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Supermarkets and social class

As we were going to Sainsburys this morning  I was having a chat with our French guest Christine about supermarkets. I asked her whether she agreed with my hunch that your preferred supermarket says a good deal about your social class in Britain, whereas in France supermarkets are rather class neutral. We all know that there is a class pecking order in Britain which begins with Waitrose/M and S at the top, and descends via Sainsburys, Tesco, Morrissons and Asda, down to Lidl and Aldi. The same phenomenon does not exist in France. Carrefour, Leclerc, U, Auchan and even Leader Price are as likely to be frequented by the wealthier as by those of modest income.

A quick google finds this from The Guardian in 2004:

"Verdict Research, for instance, has found that Waitrose has the highest proportion of shoppers from the professional social classes A and B (47%), followed by Sainsbury's (34%), Marks & Spencer (22%), Tesco (21%) and Safeway (17%). At the bottom of the market, 72% of Netto's shoppers are blue-collar Ds or Es, with Kwik Save (66%), Lidl (54%) and Somerfield (50%) close behind."

In the same article Jonathan Meades (he of the dark glasses and dark suits from the excellent Jonathan Meades on France recently broadcast on BBC4) claims:

"If you take a labourer in Marseilles and a CEO in Marseilles, they will eat approximately the same food," says Meades. "In this country there is no link between what a guy who is working in a building site in Southampton eats and the guy who runs that site - they eat completely different things."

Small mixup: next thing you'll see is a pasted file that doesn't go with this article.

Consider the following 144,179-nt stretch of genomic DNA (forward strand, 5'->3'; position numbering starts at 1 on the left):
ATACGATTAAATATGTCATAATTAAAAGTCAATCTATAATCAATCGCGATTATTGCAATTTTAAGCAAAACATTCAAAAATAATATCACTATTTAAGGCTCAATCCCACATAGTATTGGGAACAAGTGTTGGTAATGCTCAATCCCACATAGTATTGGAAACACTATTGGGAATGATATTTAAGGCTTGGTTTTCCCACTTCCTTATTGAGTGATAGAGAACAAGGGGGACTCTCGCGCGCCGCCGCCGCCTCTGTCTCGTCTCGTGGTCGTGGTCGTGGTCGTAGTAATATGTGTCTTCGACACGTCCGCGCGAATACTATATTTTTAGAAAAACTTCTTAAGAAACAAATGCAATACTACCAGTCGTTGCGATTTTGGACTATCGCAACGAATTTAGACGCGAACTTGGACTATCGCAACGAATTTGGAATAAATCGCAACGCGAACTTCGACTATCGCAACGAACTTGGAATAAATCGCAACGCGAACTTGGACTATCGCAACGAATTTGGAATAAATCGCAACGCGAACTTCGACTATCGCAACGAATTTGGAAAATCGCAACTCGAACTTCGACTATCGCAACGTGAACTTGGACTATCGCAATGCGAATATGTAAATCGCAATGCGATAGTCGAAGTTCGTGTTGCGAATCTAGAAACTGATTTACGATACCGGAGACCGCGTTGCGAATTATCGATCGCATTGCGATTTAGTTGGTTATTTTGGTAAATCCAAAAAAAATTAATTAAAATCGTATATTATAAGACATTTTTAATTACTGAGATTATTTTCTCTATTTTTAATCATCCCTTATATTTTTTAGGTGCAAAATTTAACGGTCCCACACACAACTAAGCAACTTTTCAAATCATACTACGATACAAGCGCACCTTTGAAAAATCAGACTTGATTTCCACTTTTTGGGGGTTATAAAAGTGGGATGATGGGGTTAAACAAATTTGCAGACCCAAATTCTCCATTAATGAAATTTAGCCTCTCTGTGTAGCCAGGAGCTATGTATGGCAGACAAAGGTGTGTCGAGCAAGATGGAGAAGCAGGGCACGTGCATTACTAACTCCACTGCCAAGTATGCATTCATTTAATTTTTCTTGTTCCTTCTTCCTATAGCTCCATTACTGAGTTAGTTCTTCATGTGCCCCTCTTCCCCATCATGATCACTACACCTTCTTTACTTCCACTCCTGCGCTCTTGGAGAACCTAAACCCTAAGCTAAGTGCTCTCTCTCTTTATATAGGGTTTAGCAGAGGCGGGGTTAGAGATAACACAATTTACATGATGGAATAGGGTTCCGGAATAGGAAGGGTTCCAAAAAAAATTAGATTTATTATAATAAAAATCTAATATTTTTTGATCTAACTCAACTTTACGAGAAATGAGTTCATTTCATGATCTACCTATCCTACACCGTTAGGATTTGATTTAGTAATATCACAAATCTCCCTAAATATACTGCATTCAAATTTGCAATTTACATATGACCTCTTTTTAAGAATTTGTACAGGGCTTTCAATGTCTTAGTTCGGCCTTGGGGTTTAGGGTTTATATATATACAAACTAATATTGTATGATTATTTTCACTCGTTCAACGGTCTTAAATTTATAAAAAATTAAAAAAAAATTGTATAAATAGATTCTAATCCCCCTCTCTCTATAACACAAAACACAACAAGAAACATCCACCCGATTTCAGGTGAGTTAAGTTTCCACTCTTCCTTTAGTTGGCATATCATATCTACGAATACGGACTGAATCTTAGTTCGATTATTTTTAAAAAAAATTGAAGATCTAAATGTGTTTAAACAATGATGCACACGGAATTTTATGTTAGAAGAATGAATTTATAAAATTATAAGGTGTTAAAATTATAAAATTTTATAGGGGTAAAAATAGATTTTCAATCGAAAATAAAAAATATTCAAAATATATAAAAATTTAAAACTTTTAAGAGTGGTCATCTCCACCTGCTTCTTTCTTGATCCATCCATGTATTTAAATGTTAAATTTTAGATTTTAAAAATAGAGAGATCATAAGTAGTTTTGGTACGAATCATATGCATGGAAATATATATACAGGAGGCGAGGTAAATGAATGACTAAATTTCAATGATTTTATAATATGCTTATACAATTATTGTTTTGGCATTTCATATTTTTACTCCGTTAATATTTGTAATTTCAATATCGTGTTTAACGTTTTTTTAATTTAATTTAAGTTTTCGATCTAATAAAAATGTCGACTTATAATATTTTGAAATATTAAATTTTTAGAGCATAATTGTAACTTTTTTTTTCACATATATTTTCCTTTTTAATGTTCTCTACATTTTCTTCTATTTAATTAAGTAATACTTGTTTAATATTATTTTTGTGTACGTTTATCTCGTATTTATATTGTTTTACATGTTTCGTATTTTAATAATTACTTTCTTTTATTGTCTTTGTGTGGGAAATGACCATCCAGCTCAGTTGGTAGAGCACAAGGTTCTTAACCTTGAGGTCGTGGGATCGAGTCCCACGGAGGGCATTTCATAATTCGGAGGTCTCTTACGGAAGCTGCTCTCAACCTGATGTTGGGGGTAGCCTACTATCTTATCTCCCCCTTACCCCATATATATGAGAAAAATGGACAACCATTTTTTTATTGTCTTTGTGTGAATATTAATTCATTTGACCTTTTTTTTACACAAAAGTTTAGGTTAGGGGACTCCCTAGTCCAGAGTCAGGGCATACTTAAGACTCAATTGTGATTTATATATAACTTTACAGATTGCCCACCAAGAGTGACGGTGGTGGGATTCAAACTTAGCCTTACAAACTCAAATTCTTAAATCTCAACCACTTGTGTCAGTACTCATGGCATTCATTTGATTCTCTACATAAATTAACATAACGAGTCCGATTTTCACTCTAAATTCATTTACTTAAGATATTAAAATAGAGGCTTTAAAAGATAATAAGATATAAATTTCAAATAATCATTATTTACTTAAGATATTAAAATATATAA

A slight exaggeration? Maybe, but the point is clear. In the food domain at least, even if there has been a democratisation of eating habits, in Britain, you are where you shop.

Of course, this leads to some clever marketing in the UK. The posher supermarkets charge more for the same products and make more profit as a result. When they sense their market share is falling, they make a play for customers who wish to pay less by means of economy branding. Price differentials between the major chains in France, however, are less noticeable, except when you go to the stack-'em-high-sell-'em-cheap stores such as Netto and Lidl.

So would it be too much of an exaggeration to say that supermarkets are a reflection of the country?  A more egalitarian France (not immune from social class, of course) has the supermarkets it wants. Or maybe French supermarket chains have yet to learn how to market themselves more effectively to maximise their profits.


  1. I hope the thinking embodied in the article prevails as my partner and I regularly shop in Lidl and Aldi and we would like it to stay relatively empty. I first started going to buy Frikadellen and other such German "delicacies". Before long I started adding to the basket, then trolley with the excellent cheesy coleslaw and potato salad, followed by the huge salamis. It wasn't long before we were doing most of our shop there and coming out with something like a sanding machine, two pairs of cycling shorts or barbecue griddle for the same price as the shop without the latter goods at Tesco or where ever. People in the know do like Lidl and Aldi especially now they have added bakeries where you can get some of the best croissants I've had in this country. Best deal ever from Lidl was a very solid cycle stand, made in Germany, £29.99. Nearest thing on the normal cycle market approx £80. And despite what prejudice says of the discounters it's the only supermarket I go to where people happily wave you through if you've only got one or two bits and pieces. I gather Aldi also pays its employees very well unlike bulging walleted Tesco.


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